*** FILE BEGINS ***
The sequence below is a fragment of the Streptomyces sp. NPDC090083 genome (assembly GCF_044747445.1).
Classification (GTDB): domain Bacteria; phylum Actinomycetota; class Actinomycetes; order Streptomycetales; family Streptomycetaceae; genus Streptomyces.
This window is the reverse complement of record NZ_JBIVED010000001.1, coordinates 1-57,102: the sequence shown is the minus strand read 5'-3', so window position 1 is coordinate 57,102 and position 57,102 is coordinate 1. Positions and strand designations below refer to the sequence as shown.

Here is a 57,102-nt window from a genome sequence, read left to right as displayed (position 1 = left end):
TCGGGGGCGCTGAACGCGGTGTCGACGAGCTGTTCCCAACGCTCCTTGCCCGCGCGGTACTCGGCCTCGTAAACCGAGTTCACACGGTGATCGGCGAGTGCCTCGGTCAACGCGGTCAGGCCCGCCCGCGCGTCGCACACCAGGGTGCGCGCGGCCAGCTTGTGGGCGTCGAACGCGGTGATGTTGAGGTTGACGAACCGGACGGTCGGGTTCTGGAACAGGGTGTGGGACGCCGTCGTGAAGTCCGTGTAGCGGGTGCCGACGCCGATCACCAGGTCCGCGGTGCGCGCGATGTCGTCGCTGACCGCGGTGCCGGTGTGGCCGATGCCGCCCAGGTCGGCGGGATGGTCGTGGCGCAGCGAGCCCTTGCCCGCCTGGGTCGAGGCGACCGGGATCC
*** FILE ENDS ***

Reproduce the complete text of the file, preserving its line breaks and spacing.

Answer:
The sequence below is a fragment of the Streptomyces sp. NPDC090083 genome (assembly GCF_044747445.1).
Classification (GTDB): domain Bacteria; phylum Actinomycetota; class Actinomycetes; order Streptomycetales; family Streptomycetaceae; genus Streptomyces.
This window is the reverse complement of record NZ_JBIVED010000001.1, coordinates 1-57,102: the sequence shown is the minus strand read 5'-3', so window position 1 is coordinate 57,102 and position 57,102 is coordinate 1. Positions and strand designations below refer to the sequence as shown.

Here is a 57,102-nt window from a genome sequence, read left to right as displayed (position 1 = left end):
TCGGGGGCGCTGAACGCGGTGTCGACGAGCTGTTCCCAACGCTCCTTGCCCGCGCGGTACTCGGCCTCGTAAACCGAGTTCACACGGTGATCGGCGAGTGCCTCGGTCAACGCGGTCAGGCCCGCCCGCGCGTCGCACACCAGGGTGCGCGCGGCCAGCTTGTGGGCGTCGAACGCGGTGATGTTGAGGTTGACGAACCGGACGGTCGGGTTCTGGAACAGGGTGTGGGACGCCGTCGTGAAGTCCGTGTAGCGGGTGCCGACGCCGATCACCAGGTCCGCGGTGCGCGCGATGTCGTCGCTGACCGCGGTGCCGGTGTGGCCGATGCCGCCCAGGTCGGCGGGATGGTCGTGGCGCAGCGAGCCCTTGCCCGCCTGGGTCGAGGCGACCGGGATCC